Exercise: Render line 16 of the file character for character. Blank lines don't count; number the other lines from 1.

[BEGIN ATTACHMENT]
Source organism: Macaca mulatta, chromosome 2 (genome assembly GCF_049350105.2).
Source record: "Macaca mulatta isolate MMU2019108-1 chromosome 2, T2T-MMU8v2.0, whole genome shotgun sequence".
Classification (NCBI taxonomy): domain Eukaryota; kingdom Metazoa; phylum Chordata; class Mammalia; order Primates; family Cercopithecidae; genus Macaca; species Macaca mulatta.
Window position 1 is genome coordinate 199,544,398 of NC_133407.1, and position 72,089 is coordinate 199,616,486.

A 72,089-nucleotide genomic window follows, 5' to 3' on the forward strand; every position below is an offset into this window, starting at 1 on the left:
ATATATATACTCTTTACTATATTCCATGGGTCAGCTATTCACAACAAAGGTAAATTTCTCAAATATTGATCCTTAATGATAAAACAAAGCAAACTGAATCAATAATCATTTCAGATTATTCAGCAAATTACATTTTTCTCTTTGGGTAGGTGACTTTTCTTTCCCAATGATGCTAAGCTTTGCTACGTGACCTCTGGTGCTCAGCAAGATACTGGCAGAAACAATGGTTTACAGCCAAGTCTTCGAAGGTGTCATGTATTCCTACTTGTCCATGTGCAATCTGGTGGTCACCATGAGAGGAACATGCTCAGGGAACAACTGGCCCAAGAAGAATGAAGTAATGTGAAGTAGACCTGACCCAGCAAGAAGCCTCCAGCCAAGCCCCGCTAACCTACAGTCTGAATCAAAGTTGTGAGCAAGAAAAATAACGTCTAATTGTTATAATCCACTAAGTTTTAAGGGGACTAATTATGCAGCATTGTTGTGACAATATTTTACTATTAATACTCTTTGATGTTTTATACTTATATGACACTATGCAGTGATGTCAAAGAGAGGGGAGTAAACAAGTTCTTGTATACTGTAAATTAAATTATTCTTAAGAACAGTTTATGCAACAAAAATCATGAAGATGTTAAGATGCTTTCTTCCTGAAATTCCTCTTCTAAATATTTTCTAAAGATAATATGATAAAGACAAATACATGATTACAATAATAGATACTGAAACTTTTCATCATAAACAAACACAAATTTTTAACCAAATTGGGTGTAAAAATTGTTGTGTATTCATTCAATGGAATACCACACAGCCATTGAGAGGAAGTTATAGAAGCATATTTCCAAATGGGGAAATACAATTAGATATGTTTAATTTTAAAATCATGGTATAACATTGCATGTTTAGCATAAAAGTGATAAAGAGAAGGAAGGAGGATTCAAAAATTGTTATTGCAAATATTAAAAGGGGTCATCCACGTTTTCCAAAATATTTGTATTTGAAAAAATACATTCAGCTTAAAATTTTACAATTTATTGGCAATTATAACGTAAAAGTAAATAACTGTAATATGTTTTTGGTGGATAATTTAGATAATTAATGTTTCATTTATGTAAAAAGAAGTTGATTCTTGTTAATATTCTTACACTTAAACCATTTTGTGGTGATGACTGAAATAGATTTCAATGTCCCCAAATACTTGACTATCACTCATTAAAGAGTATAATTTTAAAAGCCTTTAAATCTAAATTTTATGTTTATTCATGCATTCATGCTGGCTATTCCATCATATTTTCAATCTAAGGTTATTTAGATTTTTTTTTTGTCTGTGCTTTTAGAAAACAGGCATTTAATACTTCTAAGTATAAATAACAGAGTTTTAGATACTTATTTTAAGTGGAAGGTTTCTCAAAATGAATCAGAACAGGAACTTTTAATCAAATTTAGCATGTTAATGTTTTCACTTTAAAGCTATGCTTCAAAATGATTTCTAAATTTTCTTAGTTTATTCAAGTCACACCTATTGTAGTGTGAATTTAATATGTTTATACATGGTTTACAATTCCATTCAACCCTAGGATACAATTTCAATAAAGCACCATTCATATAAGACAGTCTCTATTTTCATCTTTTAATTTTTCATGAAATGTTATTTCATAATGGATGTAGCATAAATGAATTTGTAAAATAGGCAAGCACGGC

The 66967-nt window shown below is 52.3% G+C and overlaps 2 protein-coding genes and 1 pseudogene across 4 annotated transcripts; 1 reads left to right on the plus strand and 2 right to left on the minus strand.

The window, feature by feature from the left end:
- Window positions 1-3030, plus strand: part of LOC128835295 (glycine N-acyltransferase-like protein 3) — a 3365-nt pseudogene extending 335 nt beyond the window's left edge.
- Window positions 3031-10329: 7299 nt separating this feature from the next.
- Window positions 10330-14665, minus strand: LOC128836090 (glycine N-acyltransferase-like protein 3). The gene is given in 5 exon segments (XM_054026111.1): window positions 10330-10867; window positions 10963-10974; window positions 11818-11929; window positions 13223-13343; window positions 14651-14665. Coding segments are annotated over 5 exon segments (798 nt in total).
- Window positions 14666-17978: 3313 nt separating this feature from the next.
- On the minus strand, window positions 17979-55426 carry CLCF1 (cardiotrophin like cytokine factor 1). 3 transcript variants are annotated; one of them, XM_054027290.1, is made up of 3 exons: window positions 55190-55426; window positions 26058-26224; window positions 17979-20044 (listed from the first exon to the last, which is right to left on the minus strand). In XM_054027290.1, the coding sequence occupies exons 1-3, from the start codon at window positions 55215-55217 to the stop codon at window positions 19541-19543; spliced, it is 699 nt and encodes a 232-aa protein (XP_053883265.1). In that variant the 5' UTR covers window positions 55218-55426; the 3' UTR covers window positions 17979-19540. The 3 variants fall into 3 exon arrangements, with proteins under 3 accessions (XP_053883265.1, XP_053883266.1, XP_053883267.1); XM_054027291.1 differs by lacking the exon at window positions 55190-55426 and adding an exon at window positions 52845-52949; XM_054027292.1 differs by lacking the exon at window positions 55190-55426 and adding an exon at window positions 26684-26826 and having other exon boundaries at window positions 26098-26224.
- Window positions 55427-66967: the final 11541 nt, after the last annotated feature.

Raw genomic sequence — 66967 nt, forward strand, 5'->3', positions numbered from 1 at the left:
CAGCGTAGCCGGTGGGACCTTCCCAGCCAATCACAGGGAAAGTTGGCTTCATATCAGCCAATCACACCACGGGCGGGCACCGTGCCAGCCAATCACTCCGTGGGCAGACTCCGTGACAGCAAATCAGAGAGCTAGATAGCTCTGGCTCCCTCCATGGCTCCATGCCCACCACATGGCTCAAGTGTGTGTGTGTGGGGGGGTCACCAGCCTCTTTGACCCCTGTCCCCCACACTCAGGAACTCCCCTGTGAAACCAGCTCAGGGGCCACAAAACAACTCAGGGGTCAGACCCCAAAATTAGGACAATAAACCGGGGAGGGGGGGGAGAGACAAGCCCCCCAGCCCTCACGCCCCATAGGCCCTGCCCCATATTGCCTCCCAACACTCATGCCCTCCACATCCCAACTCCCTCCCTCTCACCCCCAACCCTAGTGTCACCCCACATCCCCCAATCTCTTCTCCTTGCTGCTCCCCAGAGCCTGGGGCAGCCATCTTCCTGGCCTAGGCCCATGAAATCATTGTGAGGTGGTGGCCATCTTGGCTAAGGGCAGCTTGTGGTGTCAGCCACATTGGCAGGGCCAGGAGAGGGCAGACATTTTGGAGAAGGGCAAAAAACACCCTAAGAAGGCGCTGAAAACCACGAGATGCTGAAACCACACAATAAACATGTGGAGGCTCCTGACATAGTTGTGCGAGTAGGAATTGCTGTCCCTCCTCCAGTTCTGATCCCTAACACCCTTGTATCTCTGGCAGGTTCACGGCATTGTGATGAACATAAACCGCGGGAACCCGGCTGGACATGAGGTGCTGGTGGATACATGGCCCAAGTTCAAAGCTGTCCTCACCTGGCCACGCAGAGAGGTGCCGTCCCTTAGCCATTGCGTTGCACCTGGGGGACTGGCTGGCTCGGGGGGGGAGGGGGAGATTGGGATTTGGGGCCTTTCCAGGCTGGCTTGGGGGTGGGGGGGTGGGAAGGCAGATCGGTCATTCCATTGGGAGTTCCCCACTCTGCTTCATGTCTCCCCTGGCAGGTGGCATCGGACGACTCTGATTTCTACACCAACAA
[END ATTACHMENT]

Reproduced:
CAGCGTAGCCGGTGGGACCTTCCCAGCCAATCACAGGGAAAGTTGGCTTCATATCAGCCAATCACACCACGGGCGGGCACCGTGCCAGCCAATCACTCCGTGGGCAGACTCCGTGACAGCAAATCAGAGAGCTAGATAGCTCTGGCTCCCTCCATGGCTCCATGCCCACCACATGGCTCAAGTGTGTGTGTGTGGGGGGGTCACCAGCCTCTTTGACCCCTGTCCCCCACACTCAGGAACTCCCCTGTGAAACCAGCTCAGGGGCCACAAAACAACTCAGGGGTCAGACCCCAAAATTAGGACAATAAACCGGGGAGGGGGGGGAGAGACAAGCCCCCCAGCCCTCACGCCCCATAGGCCCTGCCCCATATTGCCTCCCAACACTCATGCCCTCCACATCCCAACTCCCTCCCTCTCACCCCCAACCCTAGTGTCACCCCACATCCCCCAATCTCTTCTCCTTGCTGCTCCCCAGAGCCTGGGGCAGCCATCTTCCTGGCCTAGGCCCATGAAATCATTGTGAGGTGGTGGCCATCTTGGCTAAGGGCAGCTTGTGGTGTCAGCCACATTGGCAGGGCCAGGAGAGGGCAGACATTTTGGAGAAGGGCAAAAAACACCCTAAGAAGGCGCTGAAAACCACGAGATGCTGAAACCACACAATAAACATGTGGAGGCTCCTGACATAGTTGTGCGAGTAGGAATTGCTGTCCCTCCTCCAGTTCTGATCCCTAACACCCTTGTATCTCTGGCAGGTTCACGGCATTGTGATGAACATAAACCGCGGGAACCCGGCTGGACATGAGGTGCTGGTGGATACATGGCCCAAGTTCAAAGCTGTCCTCACCTGGCCACGCAGAGAGGTGCCGTCCCTTAGCCATTGCGTTGCACCTGGGGGACTGGCTGGCTCGGGGGGGGAGGGGGAGATTGGGATTTGGGGCCTTTCCAGGCTGGCTTGGGGGTGGGGGGGTGGGAAGGCAGATCGGTCATTCCATTGGGAGTTCCCCACTCTGCTTCATGTCTCCCCTGGCAGGTGGCATCGGACGACTCTGATTTCTACACCAACAA